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How the NYPL uses photography to help students graduate

Students host their first exhibit at the Columbus Library branch.

The class celebrates after their first photography show.

NYPL/Richert Schnorr

Like most teenagers, high school senior Joshua Nowell had mastered the art of taking and posting selfies to social media but hadn’t really considered photography as an art form beyond that. That all changed when officials at his school encouraged him to enroll in the Innovation Labs program at the Columbus Library.

“My school said, ‘Hey, you need an art credit [to graduate], go to this program’ and at first I thought ‘oh it’s a photography program, oh I don’t know,’” recalls Nowell, a senior at The Urban Assembly Gateway School for Technology. “But eventually I started to love this program.”

A joint project between the library and the Magnum Foundation, completion of the class allows students to earn credit towards graduation. Run by Bridget McCormick, the Education Coordinator at the Columbus Library, the class meets two afternoons a week and taught students both the basics of photography and how to write about and cover a community.“The vast majority of students don’t live in this neighborhood so this is a way for the students to discover the neighborhood in a new way,” explains McCormick.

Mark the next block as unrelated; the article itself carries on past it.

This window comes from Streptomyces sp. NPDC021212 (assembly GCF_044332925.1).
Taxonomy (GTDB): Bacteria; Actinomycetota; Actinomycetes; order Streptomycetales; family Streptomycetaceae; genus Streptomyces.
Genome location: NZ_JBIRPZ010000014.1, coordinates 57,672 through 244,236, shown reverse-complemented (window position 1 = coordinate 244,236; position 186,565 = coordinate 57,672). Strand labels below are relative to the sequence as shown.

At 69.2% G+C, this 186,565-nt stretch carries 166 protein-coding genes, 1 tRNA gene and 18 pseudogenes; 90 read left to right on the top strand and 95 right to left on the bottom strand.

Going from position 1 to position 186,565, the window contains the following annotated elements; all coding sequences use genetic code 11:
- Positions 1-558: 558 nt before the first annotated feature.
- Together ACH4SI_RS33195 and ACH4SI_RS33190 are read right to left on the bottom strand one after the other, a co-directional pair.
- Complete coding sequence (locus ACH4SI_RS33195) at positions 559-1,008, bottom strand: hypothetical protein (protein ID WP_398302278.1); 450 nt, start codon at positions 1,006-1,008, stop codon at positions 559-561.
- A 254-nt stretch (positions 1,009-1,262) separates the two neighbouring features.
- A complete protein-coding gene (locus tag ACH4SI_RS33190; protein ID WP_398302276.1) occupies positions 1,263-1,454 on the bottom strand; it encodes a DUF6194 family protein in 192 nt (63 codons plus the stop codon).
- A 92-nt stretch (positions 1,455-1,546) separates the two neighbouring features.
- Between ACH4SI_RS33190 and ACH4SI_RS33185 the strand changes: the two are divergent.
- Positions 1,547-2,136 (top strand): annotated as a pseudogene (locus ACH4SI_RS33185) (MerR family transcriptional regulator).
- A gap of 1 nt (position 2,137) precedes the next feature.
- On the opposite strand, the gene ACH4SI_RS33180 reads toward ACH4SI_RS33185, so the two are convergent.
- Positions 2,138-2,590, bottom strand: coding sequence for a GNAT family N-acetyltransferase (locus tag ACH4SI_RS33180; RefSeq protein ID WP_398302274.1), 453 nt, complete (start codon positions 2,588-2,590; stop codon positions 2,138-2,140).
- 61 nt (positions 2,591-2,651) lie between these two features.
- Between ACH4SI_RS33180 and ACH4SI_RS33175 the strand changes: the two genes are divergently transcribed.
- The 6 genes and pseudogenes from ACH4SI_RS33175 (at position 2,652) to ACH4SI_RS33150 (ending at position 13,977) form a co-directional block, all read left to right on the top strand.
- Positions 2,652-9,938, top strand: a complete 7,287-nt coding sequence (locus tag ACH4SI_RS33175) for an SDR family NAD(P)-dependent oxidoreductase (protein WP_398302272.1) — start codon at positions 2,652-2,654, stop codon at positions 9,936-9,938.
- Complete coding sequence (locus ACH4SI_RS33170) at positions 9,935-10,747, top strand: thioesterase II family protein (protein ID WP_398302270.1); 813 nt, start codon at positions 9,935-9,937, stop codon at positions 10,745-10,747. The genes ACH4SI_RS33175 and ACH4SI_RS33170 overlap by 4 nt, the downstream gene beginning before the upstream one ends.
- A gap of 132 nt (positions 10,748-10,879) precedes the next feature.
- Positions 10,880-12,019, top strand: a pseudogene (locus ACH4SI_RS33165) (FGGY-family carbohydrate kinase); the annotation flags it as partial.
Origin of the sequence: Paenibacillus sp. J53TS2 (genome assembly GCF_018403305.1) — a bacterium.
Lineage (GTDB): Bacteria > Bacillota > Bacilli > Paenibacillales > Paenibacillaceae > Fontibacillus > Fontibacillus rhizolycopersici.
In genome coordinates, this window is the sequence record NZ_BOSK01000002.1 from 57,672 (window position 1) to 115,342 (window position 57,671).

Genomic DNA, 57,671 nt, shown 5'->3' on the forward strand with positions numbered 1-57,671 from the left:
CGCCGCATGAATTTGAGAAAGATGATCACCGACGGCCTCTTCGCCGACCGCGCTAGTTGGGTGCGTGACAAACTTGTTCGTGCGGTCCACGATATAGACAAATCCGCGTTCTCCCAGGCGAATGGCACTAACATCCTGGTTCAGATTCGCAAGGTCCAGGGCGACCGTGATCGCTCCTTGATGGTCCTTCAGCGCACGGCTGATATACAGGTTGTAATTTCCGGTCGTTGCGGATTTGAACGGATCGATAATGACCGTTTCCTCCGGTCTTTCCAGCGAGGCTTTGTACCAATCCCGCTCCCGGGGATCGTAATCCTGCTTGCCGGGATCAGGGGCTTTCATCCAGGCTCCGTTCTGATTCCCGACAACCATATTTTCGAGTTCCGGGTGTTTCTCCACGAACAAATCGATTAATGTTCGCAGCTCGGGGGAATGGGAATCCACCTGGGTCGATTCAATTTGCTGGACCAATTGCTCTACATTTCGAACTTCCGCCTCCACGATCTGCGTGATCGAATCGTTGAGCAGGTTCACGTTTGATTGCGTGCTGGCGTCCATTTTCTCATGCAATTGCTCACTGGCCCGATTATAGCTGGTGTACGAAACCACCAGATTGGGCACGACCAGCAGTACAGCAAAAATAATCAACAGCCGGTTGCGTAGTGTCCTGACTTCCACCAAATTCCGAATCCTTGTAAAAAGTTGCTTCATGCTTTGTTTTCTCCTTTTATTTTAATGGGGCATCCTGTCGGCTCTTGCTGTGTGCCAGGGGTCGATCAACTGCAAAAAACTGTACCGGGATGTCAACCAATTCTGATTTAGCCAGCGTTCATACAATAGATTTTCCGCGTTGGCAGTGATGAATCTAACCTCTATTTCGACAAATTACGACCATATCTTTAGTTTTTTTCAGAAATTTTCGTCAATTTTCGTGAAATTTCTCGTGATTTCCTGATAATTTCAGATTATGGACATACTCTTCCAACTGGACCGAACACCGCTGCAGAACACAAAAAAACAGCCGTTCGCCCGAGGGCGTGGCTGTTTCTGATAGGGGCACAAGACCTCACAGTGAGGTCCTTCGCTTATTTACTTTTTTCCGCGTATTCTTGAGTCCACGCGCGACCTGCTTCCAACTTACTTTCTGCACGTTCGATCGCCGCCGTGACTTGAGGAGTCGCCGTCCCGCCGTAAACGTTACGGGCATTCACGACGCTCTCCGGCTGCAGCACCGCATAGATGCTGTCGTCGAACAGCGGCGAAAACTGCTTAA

The students would meet and photograph local residents and businesses, creating a unique profile of the area in the process. Last Thursday, the class debuted its first-ever show on the second floor of the library where the class was held. “We ended up titling the show ‘Our Kitchen’ instead of 'Hell’s Kitchen,'” says McCormick. “We did use NYPL’s resources to research where those names came from and we came to the conclusion that there was nothing hellish about the neighborhood, they found the people here really friendly.”

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As the students and their families sipped sparkling non-alcoholic cider while viewing the results of their months of work, many said that they hoped to incorporate photography into their careers in the future. Stephanie Llamas, a senior at Food and Finance High School, says she hopes to go to culinary school after graduation and often photographs the recipes she makes. She also says the class has made her more aware of the little things around here.

“I notice when I wake up in the morning I notice things like the sunrise more, so I’ll take a picture of that and then I’ll put them up on Instagram and I notice that I get a lot more likes,” says Llamas.

Follow Lakshmi Gandhi on Twitter @LakshmiGandhi.

 
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